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‘Here and Now’s’ Alan Ball tries to remain calm in fearful times

Writer Alan Ball

Writer Alan Ball Credit: Getty Images / Astrid Stawiarz

Alan Ball has experienced that familiar moment when you glance at a digital clock and note the eerily symmetrical time — 11:11. While most of us find it curious, then shrug, moment over, for Ball — creator of TV’s popular “Six Feet Under” and “True Blood” — it’s just the beginning.

A similar 11:11 moment sets off a series of unpredictable events for a multiracial family in “Here and Now,” Ball’s newest drama for HBO, premiering Sunday. It stars Tim Robbins (as a philosophy professor mired in a midlife crisis) and Holly Hunter (his super-controlling wife), both well-meaning lefties in Portland, Oregon, raising three adopted kids of wide-ranging origins (Vietnam, Liberia, Colombia) and one biological daughter. Like all Ball characters, each nurses flaws and struggles to make sense of life, especially Colombian son, Ramon (Daniel Zovatto), who begins having what seem to be strange hallucinations. Or are they?

A native of Marietta, Georgia, Ball, 60, wrote the screenplay for the film “American Beauty” (winning an Oscar). He spoke recently with Newsday contributor Joseph V. Amodio by phone from Los Angeles.

Let’s start with the location — Portland. Why there? Do you have a connection to that city?

Portland has such a reputation as a bastion of progressivism. And that’s true. But it’s not a particularly diverse city. And it has a pretty sketchy history in terms of race. African Americans were not allowed to live there until 1920-something. I don’t know . . . it’s something like that. You’ll have to check. [We did, and Ball is correct — early laws in the Oregon territory and a clause in its state constitution prohibited African Americans from living there. Though not strictly enforced, the clause wasn’t purged till 1926.]

So that intrigued you.

And then there’s all that Pacific Northwest splendor and beauty. The air is so different. The light is so different. It just felt like the right place.

Strange things happen to characters in your shows. Have you experienced things you can’t explain?

I haven’t had visions per se. But I did have a moment like Ramon, where I felt as if an involuntary force pushed me to look at a clock on the wall, and it was 11:11. Something made me think, “Huh — this is weird.” So I went home and looked it up. It’s a huge phenomenon. A lot of people think it’s a sign. There are lots of interpretations. It just, I don’t know, fell into the caldron that is my brain and when I sat down to write the pilot it just sort of came up.



None of your characters seem stereotypical. Ramon is gay, but that’s not the point. He’s not “the gay brother.” He’s just a guy who happens to be gay. Later we meet his therapist, who happens to be Muslim, but he’s not particularly devout.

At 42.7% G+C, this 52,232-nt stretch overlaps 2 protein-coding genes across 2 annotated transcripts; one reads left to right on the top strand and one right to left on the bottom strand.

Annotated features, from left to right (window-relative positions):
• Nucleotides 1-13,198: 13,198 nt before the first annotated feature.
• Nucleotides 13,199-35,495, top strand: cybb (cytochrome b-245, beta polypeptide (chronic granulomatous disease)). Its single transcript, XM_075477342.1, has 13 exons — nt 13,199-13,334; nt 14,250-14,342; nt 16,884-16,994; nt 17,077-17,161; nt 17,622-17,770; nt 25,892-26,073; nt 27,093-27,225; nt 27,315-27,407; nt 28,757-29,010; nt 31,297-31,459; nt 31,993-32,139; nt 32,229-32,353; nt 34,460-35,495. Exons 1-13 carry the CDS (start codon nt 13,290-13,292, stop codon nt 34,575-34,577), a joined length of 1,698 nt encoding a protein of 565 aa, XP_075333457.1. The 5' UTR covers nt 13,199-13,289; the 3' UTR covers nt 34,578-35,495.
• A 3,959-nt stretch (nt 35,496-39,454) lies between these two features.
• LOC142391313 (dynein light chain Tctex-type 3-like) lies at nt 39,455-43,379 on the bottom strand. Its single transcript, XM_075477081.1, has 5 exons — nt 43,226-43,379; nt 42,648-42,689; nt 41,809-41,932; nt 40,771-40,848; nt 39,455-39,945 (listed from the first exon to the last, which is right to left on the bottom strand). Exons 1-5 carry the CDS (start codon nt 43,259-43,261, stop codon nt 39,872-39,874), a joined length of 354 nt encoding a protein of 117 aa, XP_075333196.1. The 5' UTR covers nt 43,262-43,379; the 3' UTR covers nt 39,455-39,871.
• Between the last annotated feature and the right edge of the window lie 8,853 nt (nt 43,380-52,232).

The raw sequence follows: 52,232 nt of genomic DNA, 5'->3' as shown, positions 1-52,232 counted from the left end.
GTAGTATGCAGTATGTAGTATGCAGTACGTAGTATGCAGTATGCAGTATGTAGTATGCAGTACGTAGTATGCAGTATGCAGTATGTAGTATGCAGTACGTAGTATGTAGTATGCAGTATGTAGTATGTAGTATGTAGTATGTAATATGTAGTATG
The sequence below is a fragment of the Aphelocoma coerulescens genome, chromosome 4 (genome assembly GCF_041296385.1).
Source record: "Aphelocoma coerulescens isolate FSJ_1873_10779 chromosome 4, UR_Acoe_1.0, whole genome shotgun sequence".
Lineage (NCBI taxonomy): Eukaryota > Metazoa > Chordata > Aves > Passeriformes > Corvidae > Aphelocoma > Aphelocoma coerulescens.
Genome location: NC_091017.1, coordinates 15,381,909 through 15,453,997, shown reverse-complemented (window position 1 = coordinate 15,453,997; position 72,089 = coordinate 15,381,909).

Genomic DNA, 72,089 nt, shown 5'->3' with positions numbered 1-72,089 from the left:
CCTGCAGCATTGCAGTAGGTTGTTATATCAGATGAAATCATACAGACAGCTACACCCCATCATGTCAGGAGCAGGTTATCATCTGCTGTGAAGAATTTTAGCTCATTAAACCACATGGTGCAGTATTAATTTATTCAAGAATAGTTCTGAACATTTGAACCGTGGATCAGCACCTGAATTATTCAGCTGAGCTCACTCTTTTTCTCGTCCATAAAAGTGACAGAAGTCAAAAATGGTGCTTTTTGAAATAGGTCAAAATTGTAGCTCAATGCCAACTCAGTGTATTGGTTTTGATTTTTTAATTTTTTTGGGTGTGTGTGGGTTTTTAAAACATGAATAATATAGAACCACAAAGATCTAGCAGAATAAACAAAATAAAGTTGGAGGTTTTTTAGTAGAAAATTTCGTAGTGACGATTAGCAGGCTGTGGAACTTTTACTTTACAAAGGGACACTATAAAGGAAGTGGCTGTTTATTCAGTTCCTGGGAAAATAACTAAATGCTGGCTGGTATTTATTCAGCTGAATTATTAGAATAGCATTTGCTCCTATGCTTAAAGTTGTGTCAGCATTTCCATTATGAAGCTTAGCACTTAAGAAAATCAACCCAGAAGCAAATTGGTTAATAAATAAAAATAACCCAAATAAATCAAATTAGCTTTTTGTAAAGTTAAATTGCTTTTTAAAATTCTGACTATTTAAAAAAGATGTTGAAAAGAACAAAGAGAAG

Yeah, it’s not, “Hey, here’s the Muslim family,” or “the gay character.” [He chuckles.] At this point in my life, I look at guys in their 20s who are gay, and I feel pretty jealous.

Because of the ease with which they seem able to express themselves?

Yes. There doesn’t seem to be quite such the struggle to come to terms with that, because society has come to terms with that. Not entirely, of course but . . . I always wanted Ramon and [his boyfriend] Henry just to be characters. It wasn’t about them being gay.

Your own partner, Peter Macdissi, is an executive producer on the series, and plays Ramon’s therapist. Working with your partner — all that time spent together. What does it take to make that work?

It comes with its challenges, but it’s pretty navigable. I like working with him. And he had a lot to do with the inclusion of the Muslim family — he helped shape the show in a lot of ways.

There’s a line of dialogue about fear that struck me. It comes up twice. Ramon worries his hallucinations mean he’s going crazy.

And Henry says, “Don’t come at this from fear ’cause it’ll destroy you.” Ramon repeats it to his mother.

Is that a lesson you’ve learned, or one you’re still grappling with?

I’ve learned it intellectually . . . but emotionally? It’s not as easy. Like many people, I wake up with anxiety these days because I don’t know what’s going to happen — the America I grew up in is completely different now. Gone. But again, it’s a daily choice to not come at things from fear.

So how do you do that?

I try to meditate daily, to try to disengage from fearful thoughts.

Mmm . . . I can’t seem to motivate myself to meditate.

It’s easier once you get used to it. When I do it regularly, I find it makes a big difference in my life.

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